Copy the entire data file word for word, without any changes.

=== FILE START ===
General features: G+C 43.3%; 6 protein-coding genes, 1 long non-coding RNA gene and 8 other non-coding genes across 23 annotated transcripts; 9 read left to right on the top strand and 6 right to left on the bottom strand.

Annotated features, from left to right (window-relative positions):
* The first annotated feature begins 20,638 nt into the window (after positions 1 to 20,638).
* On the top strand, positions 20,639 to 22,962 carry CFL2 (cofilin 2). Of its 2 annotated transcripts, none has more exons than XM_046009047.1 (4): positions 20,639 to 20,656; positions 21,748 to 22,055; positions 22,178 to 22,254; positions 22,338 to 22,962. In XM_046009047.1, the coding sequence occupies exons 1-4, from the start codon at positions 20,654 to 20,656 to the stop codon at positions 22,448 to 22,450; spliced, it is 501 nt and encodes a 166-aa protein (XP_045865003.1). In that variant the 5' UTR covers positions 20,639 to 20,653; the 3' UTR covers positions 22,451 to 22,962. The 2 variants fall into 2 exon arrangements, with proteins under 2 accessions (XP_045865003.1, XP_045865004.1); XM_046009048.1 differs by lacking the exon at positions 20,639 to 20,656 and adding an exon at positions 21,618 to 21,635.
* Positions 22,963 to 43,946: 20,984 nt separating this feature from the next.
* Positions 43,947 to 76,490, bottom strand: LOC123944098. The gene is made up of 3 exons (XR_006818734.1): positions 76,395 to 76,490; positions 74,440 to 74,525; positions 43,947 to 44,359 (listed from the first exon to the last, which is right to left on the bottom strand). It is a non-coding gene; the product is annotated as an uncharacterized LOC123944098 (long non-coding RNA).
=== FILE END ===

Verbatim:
General features: G+C 43.3%; 6 protein-coding genes, 1 long non-coding RNA gene and 8 other non-coding genes across 23 annotated transcripts; 9 read left to right on the top strand and 6 right to left on the bottom strand.

Annotated features, from left to right (window-relative positions):
* The first annotated feature begins 20,638 nt into the window (after positions 1 to 20,638).
* On the top strand, positions 20,639 to 22,962 carry CFL2 (cofilin 2). Of its 2 annotated transcripts, none has more exons than XM_046009047.1 (4): positions 20,639 to 20,656; positions 21,748 to 22,055; positions 22,178 to 22,254; positions 22,338 to 22,962. In XM_046009047.1, the coding sequence occupies exons 1-4, from the start codon at positions 20,654 to 20,656 to the stop codon at positions 22,448 to 22,450; spliced, it is 501 nt and encodes a 166-aa protein (XP_045865003.1). In that variant the 5' UTR covers positions 20,639 to 20,653; the 3' UTR covers positions 22,451 to 22,962. The 2 variants fall into 2 exon arrangements, with proteins under 2 accessions (XP_045865003.1, XP_045865004.1); XM_046009048.1 differs by lacking the exon at positions 20,639 to 20,656 and adding an exon at positions 21,618 to 21,635.
* Positions 22,963 to 43,946: 20,984 nt separating this feature from the next.
* Positions 43,947 to 76,490, bottom strand: LOC123944098. The gene is made up of 3 exons (XR_006818734.1): positions 76,395 to 76,490; positions 74,440 to 74,525; positions 43,947 to 44,359 (listed from the first exon to the last, which is right to left on the bottom strand). It is a non-coding gene; the product is annotated as an uncharacterized LOC123944098 (long non-coding RNA).